Stop-Gain Orders

You already know that a stop-limit loss order provides downside risk protection. Yet, were you aware that you could employ the same “stop” directive to lock in a gain when one of your investments has dramatically increased?

A stop-gain order or a stop-limit gain order can be used to sell a holding that has far surpassed one’s expectations and/or when the current market price exceeds one’s evaluation of true value. Once again, let’s consider the SPDR Select Energy SPDR (XLE) at a price point of $60 in January. If one projects annual growth of 15%, XLE would hit $69 by year’s end. Yet a forward-thinking investor might decide to employ a “stop-gain” of $78 in the year, deciding ahead of time that a 30% gain would clearly be worthy of locking in the profit.

In this instance, the stop-gain instruction is ensuring a much more potent profit than a stop-loss provision alone. For example, it is entirely possible that XLE heads to $80, then hits a bearish patch that takes it all the way back down to $59 per share. And while a 10% stop-loss at $72 would ensure a tidy 20%, the stop-gain at $78 provides for a super-sized 30% return.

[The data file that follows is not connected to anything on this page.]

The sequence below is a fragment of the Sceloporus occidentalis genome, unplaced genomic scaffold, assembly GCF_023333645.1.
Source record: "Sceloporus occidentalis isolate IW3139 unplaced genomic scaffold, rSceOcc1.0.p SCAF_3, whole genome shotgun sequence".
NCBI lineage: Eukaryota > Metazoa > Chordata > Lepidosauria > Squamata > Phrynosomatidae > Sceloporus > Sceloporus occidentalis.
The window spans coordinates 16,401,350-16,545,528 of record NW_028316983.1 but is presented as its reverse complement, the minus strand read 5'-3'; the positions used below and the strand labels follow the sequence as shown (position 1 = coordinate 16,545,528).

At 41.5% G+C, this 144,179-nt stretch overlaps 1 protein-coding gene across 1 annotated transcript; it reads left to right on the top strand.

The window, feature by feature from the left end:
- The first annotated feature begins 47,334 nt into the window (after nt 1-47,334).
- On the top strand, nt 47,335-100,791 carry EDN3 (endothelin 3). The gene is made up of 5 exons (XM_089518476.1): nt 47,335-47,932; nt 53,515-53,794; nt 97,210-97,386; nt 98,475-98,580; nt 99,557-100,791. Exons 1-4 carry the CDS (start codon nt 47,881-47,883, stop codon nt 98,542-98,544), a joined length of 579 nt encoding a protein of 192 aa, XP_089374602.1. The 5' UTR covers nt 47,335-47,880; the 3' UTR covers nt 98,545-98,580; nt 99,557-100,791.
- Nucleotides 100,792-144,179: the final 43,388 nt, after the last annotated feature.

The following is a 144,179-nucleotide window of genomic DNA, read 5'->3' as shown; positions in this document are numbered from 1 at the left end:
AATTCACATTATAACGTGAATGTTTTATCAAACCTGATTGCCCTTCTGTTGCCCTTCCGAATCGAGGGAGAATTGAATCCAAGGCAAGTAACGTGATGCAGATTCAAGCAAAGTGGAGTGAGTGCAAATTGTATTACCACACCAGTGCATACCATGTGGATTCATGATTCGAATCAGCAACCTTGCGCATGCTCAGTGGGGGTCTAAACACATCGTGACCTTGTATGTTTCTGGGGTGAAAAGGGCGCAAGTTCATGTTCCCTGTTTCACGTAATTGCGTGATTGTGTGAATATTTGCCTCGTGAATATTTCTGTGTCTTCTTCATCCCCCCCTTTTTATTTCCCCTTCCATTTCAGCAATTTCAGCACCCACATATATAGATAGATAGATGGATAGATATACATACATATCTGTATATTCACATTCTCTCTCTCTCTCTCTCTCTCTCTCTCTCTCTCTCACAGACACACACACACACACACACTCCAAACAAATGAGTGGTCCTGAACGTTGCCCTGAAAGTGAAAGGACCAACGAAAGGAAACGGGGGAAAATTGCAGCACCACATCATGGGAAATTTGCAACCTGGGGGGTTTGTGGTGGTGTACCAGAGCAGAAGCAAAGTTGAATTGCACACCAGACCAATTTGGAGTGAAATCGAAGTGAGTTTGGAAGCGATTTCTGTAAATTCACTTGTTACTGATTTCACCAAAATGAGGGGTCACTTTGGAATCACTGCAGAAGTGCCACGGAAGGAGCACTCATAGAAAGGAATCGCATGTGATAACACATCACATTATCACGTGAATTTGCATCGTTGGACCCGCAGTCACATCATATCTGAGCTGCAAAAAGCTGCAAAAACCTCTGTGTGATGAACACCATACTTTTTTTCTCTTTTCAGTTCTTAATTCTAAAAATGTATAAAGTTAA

At Pacific Park, we use stop-gains sparingly. And again, “stops” are not synonymous with “day trading.” They simply represent a tool in the shed for protecting against extreme downside as well as occasionally securing extraordinary upside rewards.

Granted, a stop-gain will not always work in your favor. Sometimes a winner… even one that’s bubbling over… can exceed your strongest convictions. Perhaps XLE rockets to $100 without a hitch, leaving you to ponder, “If only I hadn’t sold.”

That said, investing success always comes back to what you can control as an investor… and you can’t control price movement or direction. Again, you can control costs, yield and outcomes. Stop-losses and stop-gains ensure than you secure one of the favorable outcomes — a small loss, a small gain or a big gain. Best of all, “stops” remove the panicky fear and the ”if only” greed from rational decision-making. 

Hedging is another technique for mitigating risk. Click here to discover more.